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SMALLEST SLOVAK COINS MUST BE CAREFULLY RETIRED

Tonnes of money face destruction

SLOVAKS can no longer use 10- and 20-halier coins as legal tender after the country's central bank's decision that the almost 600 million coins in circulation bring more complications than benefit to businesses.
The National Bank of Slovakia (NBS) has removed the coins from circulation as of January 1, 2004, but commercial banks will continue accepting the haliers as client deposits until the end of the year.

SLOVAKS can no longer use 10- and 20-halier coins as legal tender after the country's central bank's decision that the almost 600 million coins in circulation bring more complications than benefit to businesses.

The National Bank of Slovakia (NBS) has removed the coins from circulation as of January 1, 2004, but commercial banks will continue accepting the haliers as client deposits until the end of the year.

The minting cost of a single 10-halier coin is 29 haliers (€.01), while its real value is 4 haliers. The annual cost of producing the haliers, including logistics and transportation, was at Sk17 million (€414,495), the NBS reported. Within five years the state could save up to Sk37 million (€902,137) by withdrawing the coins.

"The decommissioning will benefit all of society. The NBS has been trying to withdraw them for two years," NBS Governor Marián Jusko told a press conference in mid December.

By the end of 2003, the NBS registered 279 million 20-halier and 321 million 10-halier coins that make up the almost 600 million coins going out of circulation. Each person in Slovakia, excepting newborns, holds roughly 120 to 130 10- and 20-halier coins.

In payment for goods, prices will be rounded to 50 haliers or to whole crowns, the SITA news wire reported. One halier represents one hundredth of a Slovak crown.

The bank estimates that if it gathered just 50 percent of the coins it would see a pile of aluminium weighing 250-300 tonnes emerge. With the current stock of already withdrawn aluminium coins, one coin weighing less than a gram, the bank will have almost 500 tonnes of material.

"We have to destroy the coins so that they do not get back into circulation. However, we have not decided on the method of elimination yet," Ján Mathes, director of the NBS monetary division, told The Slovak Spectator.

The central bank does not have room to store such a pile, so the commercial banks will also help to amass the withdrawn coins. The NBS will call a tender, open for domestic and international firms, for the liquidation of the coins.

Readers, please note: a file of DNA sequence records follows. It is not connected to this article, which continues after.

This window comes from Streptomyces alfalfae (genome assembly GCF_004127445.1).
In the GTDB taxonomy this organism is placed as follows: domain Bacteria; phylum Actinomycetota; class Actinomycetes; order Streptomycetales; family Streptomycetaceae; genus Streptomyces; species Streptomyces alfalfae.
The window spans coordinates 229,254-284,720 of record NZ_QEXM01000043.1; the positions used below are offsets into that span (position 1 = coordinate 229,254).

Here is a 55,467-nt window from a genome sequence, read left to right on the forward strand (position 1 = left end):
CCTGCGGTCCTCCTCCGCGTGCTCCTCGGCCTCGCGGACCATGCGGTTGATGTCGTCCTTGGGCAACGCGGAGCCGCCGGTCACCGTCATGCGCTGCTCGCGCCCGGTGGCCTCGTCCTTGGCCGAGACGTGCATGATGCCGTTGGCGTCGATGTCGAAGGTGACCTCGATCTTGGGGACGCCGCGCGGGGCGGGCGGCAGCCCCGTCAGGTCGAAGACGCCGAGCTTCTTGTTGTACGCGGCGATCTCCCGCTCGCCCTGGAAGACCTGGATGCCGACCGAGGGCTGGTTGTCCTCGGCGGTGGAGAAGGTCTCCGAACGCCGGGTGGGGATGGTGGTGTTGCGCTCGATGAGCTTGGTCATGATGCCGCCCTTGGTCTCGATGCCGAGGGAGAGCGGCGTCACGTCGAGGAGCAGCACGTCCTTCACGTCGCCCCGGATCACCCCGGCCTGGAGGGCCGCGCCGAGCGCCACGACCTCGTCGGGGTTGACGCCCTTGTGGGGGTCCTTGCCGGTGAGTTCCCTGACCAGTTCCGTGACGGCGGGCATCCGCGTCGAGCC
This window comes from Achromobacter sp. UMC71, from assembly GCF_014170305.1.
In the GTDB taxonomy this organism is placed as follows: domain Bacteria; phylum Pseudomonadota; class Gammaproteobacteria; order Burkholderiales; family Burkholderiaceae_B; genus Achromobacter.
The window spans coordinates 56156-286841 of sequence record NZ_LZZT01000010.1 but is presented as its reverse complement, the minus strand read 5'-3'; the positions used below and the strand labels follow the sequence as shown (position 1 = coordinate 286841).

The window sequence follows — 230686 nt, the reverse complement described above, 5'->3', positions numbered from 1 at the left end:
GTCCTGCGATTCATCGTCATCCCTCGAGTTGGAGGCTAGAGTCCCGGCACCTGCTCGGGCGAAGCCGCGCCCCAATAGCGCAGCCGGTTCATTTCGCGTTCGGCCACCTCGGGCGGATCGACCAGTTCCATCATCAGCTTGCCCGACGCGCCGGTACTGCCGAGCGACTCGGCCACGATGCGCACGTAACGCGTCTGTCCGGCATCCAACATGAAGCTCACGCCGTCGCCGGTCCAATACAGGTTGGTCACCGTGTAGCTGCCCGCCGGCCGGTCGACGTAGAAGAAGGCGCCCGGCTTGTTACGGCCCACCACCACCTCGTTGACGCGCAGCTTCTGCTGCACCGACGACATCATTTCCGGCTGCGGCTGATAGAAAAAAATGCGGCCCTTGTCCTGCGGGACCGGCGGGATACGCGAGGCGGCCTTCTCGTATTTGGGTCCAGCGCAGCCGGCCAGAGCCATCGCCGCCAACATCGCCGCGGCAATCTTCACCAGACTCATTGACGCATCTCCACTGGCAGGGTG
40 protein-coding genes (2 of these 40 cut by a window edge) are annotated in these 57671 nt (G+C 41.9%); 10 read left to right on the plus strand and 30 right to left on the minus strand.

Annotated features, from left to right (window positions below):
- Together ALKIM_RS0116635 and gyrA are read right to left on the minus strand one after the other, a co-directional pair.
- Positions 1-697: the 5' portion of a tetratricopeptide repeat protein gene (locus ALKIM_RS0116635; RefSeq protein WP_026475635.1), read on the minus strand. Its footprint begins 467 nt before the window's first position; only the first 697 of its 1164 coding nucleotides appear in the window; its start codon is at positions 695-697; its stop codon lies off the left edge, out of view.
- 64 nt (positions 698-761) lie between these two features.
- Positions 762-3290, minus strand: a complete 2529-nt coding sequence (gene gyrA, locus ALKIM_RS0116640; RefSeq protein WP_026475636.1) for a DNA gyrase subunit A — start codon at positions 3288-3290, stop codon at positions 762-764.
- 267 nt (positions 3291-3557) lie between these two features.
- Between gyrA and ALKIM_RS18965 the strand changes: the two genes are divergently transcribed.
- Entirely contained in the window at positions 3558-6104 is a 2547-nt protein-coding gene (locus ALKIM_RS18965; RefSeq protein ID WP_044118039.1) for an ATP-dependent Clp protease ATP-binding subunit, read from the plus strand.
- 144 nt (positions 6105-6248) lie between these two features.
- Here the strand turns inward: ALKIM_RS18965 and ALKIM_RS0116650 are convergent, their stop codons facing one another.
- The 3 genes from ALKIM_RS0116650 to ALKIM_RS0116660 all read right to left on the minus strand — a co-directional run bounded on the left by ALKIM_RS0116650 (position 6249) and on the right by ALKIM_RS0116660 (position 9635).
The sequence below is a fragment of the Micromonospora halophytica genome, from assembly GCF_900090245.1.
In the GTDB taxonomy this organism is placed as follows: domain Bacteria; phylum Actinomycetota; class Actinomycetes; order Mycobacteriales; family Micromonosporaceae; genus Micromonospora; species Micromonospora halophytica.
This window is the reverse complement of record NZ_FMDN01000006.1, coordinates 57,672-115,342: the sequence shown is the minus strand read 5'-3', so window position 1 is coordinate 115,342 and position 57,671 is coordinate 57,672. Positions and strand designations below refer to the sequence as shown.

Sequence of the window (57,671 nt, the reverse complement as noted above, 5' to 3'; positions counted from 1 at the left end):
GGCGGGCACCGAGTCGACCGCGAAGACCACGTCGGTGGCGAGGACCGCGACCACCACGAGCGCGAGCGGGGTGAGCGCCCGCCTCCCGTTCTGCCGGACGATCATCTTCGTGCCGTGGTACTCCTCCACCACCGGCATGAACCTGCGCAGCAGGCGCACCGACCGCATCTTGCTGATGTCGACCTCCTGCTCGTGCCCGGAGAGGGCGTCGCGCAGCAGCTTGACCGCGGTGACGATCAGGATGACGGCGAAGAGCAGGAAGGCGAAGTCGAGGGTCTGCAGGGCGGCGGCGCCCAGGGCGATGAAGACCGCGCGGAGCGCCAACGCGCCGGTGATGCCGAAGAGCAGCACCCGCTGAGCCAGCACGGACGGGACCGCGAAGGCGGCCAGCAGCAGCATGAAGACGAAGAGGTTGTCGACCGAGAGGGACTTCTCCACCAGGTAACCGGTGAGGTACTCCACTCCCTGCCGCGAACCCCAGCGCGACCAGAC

"The NBS would prefer that the firm that takes over the material, under strict security measures of course, destroy and also process the coins. That would be the ideal case. If it is not possible, then the tender will have to be cut into several stages," the NBS governor said.

According to the revised law on prices, haliers in payments will be rounded up if the figure is equal to or bigger than half of the value of the smallest coin, the 50-halier, and down if the figure is lower.

According to Finance Ministry spokesman Peter Papanek, only the sum of prices of all purchased goods will be rounded up or down, not each item separately.

Customers will pay, for example, Sk4.50 for an item that originally cost 4.30, and 4.00 for an item originally priced at Sk4.20. Similarly, Sk5.00 will be charged for an item that cost Sk4.80, and Sk4.50 for goods that cost Sk4.70.

Analysts fear that rounding the prices will be rather hectic. Adrian Ďurček, head of the retail chain Coop Jednota, told the daily SME that the process is complicated because the seller must pay value-added tax according to each item's price, not the final sum of a particular customer's purchase.

According to Ďurček, the price of each item should be rounded up or down.

Papanek said that the Finance Ministry has not dealt with changing the related legislation yet.

Fifty-halier coins are still legal tender and the NBS does not plan their withdrawal at this point.

"If we were to look at the function of haliers strictly from the point of view of profit, we would have to decommission these too. But we have made the compromise to keep them until the installation of the euro," Jusko said.

The production of all 600 million halier coins being decommissioned cost the state a total of Sk88 million (€2.15 million). The NBS will most probably not be able to collect them all.

However, the central bank does not expect any complications.

"It is not like withdrawing bank notes from circulation. We do not think that someone would try to steal a bag of halier coins or forge them," the NBS governor added.

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